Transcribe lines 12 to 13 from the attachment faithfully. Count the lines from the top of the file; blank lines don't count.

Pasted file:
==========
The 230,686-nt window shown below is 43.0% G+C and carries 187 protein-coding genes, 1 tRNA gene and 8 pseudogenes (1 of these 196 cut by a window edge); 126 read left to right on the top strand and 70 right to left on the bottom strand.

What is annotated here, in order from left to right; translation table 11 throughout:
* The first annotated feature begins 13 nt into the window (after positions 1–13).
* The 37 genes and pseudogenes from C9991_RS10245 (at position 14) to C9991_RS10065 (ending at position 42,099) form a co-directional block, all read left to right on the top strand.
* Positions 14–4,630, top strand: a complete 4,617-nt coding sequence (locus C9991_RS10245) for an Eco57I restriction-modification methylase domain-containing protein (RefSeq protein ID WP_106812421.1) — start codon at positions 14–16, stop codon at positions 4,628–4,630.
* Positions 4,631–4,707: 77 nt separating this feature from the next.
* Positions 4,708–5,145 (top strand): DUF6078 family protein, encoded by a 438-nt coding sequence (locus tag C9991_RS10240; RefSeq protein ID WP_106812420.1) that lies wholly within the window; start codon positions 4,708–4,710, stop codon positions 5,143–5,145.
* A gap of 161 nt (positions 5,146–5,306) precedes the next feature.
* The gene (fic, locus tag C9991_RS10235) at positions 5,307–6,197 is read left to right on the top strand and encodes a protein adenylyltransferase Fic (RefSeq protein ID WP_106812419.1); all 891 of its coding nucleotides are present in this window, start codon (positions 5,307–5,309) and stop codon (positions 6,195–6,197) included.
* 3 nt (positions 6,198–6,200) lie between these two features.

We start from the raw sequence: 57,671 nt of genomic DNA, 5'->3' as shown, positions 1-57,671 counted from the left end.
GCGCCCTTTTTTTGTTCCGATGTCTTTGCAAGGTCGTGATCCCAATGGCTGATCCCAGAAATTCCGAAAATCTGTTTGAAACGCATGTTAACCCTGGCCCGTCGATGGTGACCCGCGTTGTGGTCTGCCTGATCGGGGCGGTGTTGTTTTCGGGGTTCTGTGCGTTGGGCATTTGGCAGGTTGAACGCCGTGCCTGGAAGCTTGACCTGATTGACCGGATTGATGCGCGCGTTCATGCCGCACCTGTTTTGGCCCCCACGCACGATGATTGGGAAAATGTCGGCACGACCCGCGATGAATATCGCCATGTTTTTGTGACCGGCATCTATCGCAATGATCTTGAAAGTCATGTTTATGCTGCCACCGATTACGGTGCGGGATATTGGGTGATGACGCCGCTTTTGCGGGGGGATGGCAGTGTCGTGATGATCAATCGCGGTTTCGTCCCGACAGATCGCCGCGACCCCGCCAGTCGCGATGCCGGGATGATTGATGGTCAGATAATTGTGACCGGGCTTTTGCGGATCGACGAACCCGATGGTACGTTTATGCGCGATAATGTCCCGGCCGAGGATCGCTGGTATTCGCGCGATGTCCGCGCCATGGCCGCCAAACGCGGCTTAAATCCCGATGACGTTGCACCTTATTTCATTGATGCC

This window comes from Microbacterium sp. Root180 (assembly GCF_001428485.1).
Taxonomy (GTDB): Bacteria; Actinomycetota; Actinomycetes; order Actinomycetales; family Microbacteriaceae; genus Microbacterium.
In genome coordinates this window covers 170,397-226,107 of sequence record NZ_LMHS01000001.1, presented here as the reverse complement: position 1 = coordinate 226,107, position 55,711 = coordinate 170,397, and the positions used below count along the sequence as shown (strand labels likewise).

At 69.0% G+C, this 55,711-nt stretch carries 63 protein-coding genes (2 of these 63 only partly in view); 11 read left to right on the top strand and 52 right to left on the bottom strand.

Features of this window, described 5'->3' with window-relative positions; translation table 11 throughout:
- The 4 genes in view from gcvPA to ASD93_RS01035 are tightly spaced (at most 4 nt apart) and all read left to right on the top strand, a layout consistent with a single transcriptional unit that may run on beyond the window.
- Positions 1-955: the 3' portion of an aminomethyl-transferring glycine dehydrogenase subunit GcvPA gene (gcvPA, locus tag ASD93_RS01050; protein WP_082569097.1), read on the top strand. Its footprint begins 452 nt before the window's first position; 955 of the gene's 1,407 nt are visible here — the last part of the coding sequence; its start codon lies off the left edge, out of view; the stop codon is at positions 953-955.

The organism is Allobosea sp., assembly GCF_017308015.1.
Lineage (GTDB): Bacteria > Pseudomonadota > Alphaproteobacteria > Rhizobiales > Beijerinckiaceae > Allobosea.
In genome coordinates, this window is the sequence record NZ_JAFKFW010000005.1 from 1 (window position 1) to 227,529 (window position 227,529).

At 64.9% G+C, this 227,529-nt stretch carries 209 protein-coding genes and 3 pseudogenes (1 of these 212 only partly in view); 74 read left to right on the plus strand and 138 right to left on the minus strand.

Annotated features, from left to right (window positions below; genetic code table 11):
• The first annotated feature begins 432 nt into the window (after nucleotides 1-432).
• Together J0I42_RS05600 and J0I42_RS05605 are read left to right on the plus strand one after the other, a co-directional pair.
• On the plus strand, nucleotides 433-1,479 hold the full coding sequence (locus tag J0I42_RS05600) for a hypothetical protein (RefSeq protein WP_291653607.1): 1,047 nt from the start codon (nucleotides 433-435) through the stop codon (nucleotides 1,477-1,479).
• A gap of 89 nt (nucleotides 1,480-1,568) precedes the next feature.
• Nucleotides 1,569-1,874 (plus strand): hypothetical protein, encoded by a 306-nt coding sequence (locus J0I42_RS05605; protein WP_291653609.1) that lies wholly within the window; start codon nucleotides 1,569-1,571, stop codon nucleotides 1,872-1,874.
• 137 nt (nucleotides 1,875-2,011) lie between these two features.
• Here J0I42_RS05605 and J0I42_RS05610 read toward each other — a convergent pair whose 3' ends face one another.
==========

GCGCCCTTTTTTTGTTCCGATGTCTTTGCAAGGTCGTGATCCCAATGGCTGATCCCAGAAATTCCGAAAATCTGTTTGAAACGCATGTTAACCCTGGCCCGTCGATGGTGACCCGCGTTGTGGTCTGCCTGATCGGGGCGGTGTTGTTTTCGGGGTTCTGTGCGTTGGGCATTTGGCAGGTTGAACGCCGTGCCTGGAAGCTTGACCTGATTGACCGGATTGATGCGCGCGTTCATGCCGCACCTGTTTTGGCCCCCACGCACGATGATTGGGAAAATGTCGGCACGACCCGCGATGAATATCGCCATGTTTTTGTGACCGGCATCTATCGCAATGATCTTGAAAGTCATGTTTATGCTGCCACCGATTACGGTGCGGGATATTGGGTGATGACGCCGCTTTTGCGGGGGGATGGCAGTGTCGTGATGATCAATCGCGGTTTCGTCCCGACAGATCGCCGCGACCCCGCCAGTCGCGATGCCGGGATGATTGATGGTCAGATAATTGTGACCGGGCTTTTGCGGATCGACGAACCCGATGGTACGTTTATGCGCGATAATGTCCCGGCCGAGGATCGCTGGTATTCGCGCGATGTCCGCGCCATGGCCGCCAAACGCGGCTTAAATCCCGATGACGTTGCACCTTATTTCATTGATGCC

This window comes from Microbacterium sp. Root180 (assembly GCF_001428485.1).